As of March 2014, we are posting weekly extracts of writings on war and warfare drawn from our manuscript and printed collections. Ranging from items on the Maratha wars to the Second World War, the extracts will reflect opinions both from the battle front and from those at home.
17-20 July 1812 Prelude to the Battle of Salamanca
Following the capture of Badajoz and Ciudad Rodrigo in 1812, Wellington advanced into Spain where he was confronted by Marshal Marmont, commanding the army known as the “Army of Portugal”. In the weeks and days leading up to their engagement at the battle of Salamanca, on 22 July, the two armies often marched close together with Marmont continually outmanoeuvring Wellington’s forces and threatening the Allied supply line.
17 July 1812 – “The Army concentrated near Fuetelapeña. In the evening of this day it was discovered that we had been outmanoeuvred and the enemy had actually crossed a great force at the bridge of Tordesillas and the ford of Pollos. Marmont deserves great credit for the way in which he carried out the deception. For along time he kept constantly moving troops to his right, repaired the bridge at Toro and made good the ford at that place, crossed over small bodies constantly towards our left and kept us in alarm for our communications that way.”
18 July – “The enemy advanced in force, our troops retiring and concentrating near Cañin in some irregular strong ground. They advanced with great spirit taking care never to commit their cavalry supporting them (and they supporting each other) with artillery and infantry.”
19 July – “Towards evening the enemy made a move to the left which obliged us to take the ground to our right, and the next morning we offered him battle and expected an attack.”
20 July – “To Cabezavellosa. The enemy again moved to the left and we made a very long march, both armies moving in parallel lines, the enemy keeping the heights and cannonading our people with little effect.”
MS 300/7/1 Transcript by S.G.P.Ward of Scovell’s Peninsula diary, 17-20 July 1812
19 July 1918 Resentment over conscription legislation
As a result of numbers of volunteers falling to approximately 80,000 per month after the Dardanelles expedition, the government felt forced to intervene. Initially the ‘Derby scheme’ was introduced, which involved door-to-door visits to gather men to serve if needed, with assurance that bachelors would be called up before married men. However, this measure proved inadequate and in January 1916 the Military Service Act was introduced. It introduced conscription of single men aged 18-41, extended to married men in May of that year.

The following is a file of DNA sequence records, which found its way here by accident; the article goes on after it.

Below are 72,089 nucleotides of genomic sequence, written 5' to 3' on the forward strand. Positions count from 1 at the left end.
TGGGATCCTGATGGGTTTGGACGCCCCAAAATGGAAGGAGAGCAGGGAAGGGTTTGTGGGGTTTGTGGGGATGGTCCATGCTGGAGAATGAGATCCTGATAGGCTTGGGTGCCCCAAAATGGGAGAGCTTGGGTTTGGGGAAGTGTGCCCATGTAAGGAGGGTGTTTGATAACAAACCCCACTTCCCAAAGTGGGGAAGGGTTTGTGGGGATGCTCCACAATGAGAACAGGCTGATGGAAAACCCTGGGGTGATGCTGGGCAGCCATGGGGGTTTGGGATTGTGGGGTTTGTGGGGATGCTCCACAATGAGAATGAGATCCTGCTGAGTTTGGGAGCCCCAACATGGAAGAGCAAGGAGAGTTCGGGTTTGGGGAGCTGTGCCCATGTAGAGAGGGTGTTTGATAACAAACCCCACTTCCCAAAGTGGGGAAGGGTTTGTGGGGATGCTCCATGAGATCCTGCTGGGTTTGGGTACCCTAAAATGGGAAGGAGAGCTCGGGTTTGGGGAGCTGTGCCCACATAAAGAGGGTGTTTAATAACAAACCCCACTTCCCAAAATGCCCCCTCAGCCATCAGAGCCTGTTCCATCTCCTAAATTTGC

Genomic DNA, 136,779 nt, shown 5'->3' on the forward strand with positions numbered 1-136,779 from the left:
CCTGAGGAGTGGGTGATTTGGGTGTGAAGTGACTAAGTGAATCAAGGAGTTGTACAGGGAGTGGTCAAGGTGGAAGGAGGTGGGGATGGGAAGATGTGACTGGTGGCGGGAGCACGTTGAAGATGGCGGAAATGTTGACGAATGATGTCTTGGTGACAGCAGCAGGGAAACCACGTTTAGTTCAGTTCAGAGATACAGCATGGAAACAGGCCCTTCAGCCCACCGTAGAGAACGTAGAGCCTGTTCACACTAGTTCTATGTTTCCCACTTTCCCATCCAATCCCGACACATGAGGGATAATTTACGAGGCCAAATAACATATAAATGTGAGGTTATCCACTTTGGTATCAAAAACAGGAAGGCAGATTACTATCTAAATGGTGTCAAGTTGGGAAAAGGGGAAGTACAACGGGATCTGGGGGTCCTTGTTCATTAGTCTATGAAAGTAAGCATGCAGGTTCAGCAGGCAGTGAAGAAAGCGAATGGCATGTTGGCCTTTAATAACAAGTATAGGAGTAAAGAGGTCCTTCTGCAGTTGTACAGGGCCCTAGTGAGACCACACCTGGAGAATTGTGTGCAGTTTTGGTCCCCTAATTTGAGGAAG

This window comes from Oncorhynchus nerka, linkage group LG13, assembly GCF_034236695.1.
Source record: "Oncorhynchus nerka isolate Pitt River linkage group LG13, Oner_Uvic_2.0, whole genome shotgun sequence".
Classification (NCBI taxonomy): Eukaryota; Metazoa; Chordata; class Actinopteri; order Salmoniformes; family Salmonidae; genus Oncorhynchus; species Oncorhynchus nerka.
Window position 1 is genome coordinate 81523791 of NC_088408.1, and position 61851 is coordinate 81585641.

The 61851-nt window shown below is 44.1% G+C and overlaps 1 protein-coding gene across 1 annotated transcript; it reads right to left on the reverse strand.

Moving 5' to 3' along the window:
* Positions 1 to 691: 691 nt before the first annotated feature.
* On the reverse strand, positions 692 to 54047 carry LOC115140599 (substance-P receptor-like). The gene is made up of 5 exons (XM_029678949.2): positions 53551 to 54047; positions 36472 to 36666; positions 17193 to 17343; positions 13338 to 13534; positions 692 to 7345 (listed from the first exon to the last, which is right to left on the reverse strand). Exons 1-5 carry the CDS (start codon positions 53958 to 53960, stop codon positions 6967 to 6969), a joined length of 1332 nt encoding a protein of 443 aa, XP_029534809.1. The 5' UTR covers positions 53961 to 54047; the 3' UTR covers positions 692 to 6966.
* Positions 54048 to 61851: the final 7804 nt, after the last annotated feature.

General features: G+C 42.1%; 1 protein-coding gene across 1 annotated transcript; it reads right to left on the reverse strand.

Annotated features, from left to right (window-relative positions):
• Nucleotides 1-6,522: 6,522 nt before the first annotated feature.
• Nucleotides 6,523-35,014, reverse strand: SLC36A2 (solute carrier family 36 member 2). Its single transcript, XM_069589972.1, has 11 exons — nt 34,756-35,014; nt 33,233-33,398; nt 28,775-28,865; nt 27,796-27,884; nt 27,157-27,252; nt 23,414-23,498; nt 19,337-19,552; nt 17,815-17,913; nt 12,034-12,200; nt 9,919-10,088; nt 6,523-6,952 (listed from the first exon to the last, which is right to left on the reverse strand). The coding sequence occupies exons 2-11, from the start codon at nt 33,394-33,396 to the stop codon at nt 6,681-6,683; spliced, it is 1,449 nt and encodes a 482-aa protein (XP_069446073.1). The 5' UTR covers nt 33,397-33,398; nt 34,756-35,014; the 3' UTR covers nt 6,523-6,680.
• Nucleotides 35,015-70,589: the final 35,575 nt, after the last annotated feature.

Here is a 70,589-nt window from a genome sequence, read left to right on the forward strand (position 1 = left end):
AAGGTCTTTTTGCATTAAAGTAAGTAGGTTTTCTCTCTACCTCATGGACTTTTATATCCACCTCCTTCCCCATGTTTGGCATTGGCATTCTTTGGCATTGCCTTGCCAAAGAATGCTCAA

“I sat down to a half hour talk in which I did not get my way, namely to see that English born Jews be allowed the option of not joining the Jewish Regiment, and that a chaplain be approached to the Jewish Battalion.”
MS 132 AJ 322 1/4 Letter from Basil Henriques to his mother, 19 July 1918
20 July 1852 The Cape frontier wars
In December 1850 there was another outbreak of hostilities in the ongoing Cape frontier wars, in this case created in part by the policies imposed by the British Governor Sir Harry Smith. Chief Maqoma of the Xhosa led a guerrilla campaign in the valleys and forested mountains of Waterkloof against the British. From this base he was able to plunder surrounding farms and torch homestead. Maqoma inflicted heavy losses on forces under Sir Harry Smith’s command, notably that of the 74th Highlanders. By early 1852 George Cathcart was sent to replace Smith, taking up command in March. His brief was to crush the insurgents, a task he applied himself to with dedication and by February 1853 the chiefs surrendered. Captain Edward Wellesley’s letters give insights into the way the realities of warfare in the Cape.
“A large assemblage of Kafirs having been reported at Auckland the site of one of the destroyed military villages, the Governor sent a force and went himself; we found a number of huts which were destroyed but the Kafirs and any cattle they may have had escaped… On the 7th of this month a movement was made against the Kafirs under Macomo [Maqoma] in the Waterkloof, we left this and formed a camp on the Kroome river under the Kroome range from whence we ascended the Kroome and united with the Rifle Brigade at the tope and bivouacked on the heights. On the following day, we passed through a forest which divides the Waterkloof from Fuller’s Hoek and reached an open space familiarly called the Horseshoe, this is an open plateau something the shape of what it is termed and the best fighting ground I have seen for Kafirs… It is a melancholy spot, the graves of many poor soldiers dotted about, and you are pointed out the spot where many officers fell amongst them being Fordyce who commanded the 74th Highlanders and was a brave and distinguished officer. We however met with no opposition either passing through the Forest or emerging on the plain and having joined another column which had been operating on this side, in concert destroyed a large number of huts on the edge of the Waterkloof and in a skirmish one man of the Rifle Brigade was killed… The next day we returned to Fort Beaufort.”
MS 63 A904/3/19 Letter from Captain Edward Wellesley to his brother Richard, 20 July 1852